Chemokines are small heparin-binding cytoki-nes that were originally identified as chemo-tactic factors. Because of the presence of distinct N-terminal cysteine (C) residues, the chemokines are classified as C, CX3C, or CC. The roles played by chemokines in neutrophil activation and chemotaxis in inflammatory arthritis are well established, but their involvement in OA is less clear. When chondrocytes are activated by IL-1, TNF-a, IL-17, IL-18, or OSM, they express several chemokines. They also have receptors that cause responses that are associated with cartilage catabolism (for review see [30,71]. Borzi et al  were the first to report the expression of functional chemokine receptors (CCR1, CCR2, CCR3, CCR5, CXCR1, and CXCR2) on chondrocytes. The receptors, in interacting with their corresponding ligands, MCP-1, Regulated on Activation Normal T-cell
Expressed and Secreted (RANTES), and GROa, caused upregulation of MMP-3. Subsequent studies showed that IL-1^ and TNF-a increase the expression of the C-C chemokines, MCP-1, MIP-1a, MIP-1P, and RANTES, in normal and OA chondrocytes, and that RANTES increased expression of its own receptor, CCR5. MCP-1 and RANTES, in addition to increasing MMP-3 expression, inhibit proteoglycan synthesis and enhance proteoglycan release from the chondrocytes. The RANTES receptors CCR3 and CCR5, but not CCR1, are expressed in normal cartilage, whereas all three receptors are expressed in OA cartilage or after stimulation of normal chondrocytes by IL-1^. Furthermore, RANTES induces the expression of iNOS, IL-6, and MMP-1. More recent work has demonstrated the expression of an additional chemokine receptor, CXCR4, by chondrocytes, but not by synovial fibroblasts. Its ligand, stromal cell-derived factor 1 (SDF-1), occurs in high concentration in RA and OA synovial fluids . SDF-1 and several other cytokines increase the synthesis of S100A, N-acetyl-b-d-glucuronidase, cathepsin B, and several MMPs in chondrocytes and induce DNA synthesis, cell proliferation , and PGE2 production . Osteoarthritis chondrocytes in contact with autologous T lymphocytes produce enhanced levels of MMP-1, -3, and -13 and RANTES . Furthermore, fibronectin fragments increase the expression of several chemokines by a partially NF-kB dependent mechanism . Thus, in addition to recruiting leukocytes to sites of inflammation in arthritic joints and mediating synovial fibroblast responses and actions, chemokines modulate chondrocyte functions associated with cartilage degradation.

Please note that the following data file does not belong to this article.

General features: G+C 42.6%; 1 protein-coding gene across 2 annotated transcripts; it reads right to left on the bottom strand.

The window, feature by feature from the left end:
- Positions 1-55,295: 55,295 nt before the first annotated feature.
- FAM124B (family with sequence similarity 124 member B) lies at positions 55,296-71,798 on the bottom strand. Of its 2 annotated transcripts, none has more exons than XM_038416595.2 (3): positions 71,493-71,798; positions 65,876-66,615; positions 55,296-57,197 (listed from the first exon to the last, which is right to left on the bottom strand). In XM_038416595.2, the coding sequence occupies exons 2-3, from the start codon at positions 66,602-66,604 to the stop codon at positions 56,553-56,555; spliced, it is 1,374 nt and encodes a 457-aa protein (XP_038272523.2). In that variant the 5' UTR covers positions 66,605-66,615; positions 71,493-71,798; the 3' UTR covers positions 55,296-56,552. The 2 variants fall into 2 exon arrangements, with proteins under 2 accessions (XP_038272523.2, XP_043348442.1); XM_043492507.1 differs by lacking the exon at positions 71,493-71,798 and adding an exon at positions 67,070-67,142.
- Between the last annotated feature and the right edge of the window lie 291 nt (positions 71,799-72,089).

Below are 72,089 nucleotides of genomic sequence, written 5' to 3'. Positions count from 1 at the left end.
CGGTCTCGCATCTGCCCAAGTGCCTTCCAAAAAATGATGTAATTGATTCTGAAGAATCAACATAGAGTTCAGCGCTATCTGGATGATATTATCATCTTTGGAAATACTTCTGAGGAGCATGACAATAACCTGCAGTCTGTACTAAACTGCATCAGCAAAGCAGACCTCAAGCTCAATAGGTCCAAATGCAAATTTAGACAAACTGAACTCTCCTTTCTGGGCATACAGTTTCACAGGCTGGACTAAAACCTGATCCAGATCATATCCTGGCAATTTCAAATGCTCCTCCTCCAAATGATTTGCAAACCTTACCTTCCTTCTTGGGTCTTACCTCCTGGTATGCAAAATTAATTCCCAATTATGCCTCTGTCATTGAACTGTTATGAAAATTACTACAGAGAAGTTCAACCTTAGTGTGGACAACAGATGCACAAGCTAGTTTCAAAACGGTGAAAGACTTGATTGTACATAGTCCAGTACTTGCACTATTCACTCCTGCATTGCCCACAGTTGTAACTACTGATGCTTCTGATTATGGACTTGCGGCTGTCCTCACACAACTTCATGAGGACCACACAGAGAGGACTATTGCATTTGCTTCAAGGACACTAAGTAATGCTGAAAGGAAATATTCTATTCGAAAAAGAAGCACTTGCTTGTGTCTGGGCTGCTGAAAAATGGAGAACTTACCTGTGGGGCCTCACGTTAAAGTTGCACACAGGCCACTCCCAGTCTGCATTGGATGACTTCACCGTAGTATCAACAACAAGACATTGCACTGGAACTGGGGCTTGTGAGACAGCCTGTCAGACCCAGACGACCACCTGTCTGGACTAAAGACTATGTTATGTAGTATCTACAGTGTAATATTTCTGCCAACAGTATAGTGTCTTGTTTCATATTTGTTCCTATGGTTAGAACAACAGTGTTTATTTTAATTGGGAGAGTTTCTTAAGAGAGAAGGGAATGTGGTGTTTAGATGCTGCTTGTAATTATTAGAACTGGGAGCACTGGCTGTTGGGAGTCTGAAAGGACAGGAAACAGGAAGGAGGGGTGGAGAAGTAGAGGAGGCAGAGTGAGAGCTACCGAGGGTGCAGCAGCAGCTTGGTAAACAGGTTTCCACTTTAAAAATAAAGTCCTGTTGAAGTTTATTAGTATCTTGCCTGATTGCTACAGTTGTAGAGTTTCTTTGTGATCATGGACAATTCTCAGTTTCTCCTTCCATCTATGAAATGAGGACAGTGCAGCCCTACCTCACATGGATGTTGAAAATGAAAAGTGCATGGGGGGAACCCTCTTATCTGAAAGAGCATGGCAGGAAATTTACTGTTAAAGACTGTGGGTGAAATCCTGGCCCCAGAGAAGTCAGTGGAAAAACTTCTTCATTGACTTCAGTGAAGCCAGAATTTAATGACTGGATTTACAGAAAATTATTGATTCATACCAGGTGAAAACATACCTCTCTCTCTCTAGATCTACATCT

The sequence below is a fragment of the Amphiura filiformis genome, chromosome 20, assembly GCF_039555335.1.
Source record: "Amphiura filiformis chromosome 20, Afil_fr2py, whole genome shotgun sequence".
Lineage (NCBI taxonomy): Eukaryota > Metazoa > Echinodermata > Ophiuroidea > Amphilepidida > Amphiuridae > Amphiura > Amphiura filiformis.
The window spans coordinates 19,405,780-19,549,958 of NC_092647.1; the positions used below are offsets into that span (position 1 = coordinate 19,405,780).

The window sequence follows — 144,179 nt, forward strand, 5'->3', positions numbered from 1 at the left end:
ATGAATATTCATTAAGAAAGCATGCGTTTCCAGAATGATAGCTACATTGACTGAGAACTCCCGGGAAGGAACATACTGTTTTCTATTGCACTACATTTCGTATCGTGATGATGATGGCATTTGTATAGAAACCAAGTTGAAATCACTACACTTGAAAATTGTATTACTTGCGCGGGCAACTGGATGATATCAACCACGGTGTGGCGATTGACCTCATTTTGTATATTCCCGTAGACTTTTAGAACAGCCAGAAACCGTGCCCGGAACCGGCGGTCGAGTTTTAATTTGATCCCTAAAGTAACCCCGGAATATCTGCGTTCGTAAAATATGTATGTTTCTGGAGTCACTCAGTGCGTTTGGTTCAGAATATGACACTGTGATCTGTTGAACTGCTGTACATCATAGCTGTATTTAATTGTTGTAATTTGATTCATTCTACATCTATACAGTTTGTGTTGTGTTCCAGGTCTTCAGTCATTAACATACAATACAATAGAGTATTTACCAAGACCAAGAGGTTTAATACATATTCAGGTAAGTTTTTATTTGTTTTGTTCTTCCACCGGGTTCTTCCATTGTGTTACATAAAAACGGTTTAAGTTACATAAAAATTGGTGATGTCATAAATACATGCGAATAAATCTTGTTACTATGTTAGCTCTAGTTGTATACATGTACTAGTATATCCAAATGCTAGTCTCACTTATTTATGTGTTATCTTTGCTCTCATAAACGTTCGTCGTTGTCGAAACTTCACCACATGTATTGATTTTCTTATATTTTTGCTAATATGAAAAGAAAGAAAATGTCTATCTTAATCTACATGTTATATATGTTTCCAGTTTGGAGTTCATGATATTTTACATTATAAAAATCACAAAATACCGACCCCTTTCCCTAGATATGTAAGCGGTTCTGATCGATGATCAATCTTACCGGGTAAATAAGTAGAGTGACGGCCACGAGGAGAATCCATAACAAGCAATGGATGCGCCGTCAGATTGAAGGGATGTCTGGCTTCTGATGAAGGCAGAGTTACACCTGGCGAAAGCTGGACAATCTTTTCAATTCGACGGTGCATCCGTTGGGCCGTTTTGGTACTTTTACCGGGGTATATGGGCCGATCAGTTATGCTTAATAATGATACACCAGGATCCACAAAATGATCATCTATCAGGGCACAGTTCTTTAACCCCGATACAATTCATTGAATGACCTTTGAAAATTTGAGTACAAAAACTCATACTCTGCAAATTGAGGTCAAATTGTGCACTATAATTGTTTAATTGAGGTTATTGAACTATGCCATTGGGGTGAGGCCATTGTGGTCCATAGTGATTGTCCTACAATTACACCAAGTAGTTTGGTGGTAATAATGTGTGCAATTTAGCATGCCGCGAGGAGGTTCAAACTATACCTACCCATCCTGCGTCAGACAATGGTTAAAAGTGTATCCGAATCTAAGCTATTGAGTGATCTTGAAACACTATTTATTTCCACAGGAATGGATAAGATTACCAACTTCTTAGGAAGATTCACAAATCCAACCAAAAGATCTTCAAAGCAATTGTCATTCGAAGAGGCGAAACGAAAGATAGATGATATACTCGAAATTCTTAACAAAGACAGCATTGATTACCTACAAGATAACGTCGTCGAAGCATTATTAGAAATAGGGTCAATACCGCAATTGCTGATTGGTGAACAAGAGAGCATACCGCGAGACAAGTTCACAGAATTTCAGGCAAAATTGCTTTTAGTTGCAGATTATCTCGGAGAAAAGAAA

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Thank you for deciding to learn more about the disorder, Osteoarthritis. Inside these pages, you will learn what it is, who is most at risk for developing it, what causes it, and some treatment plans to help those that do have it feel better. While there is no definitive “cure” for Osteoarthritis, there are ways in which individuals can improve their quality of life and change the discomfort level to one that can be tolerated on a daily basis.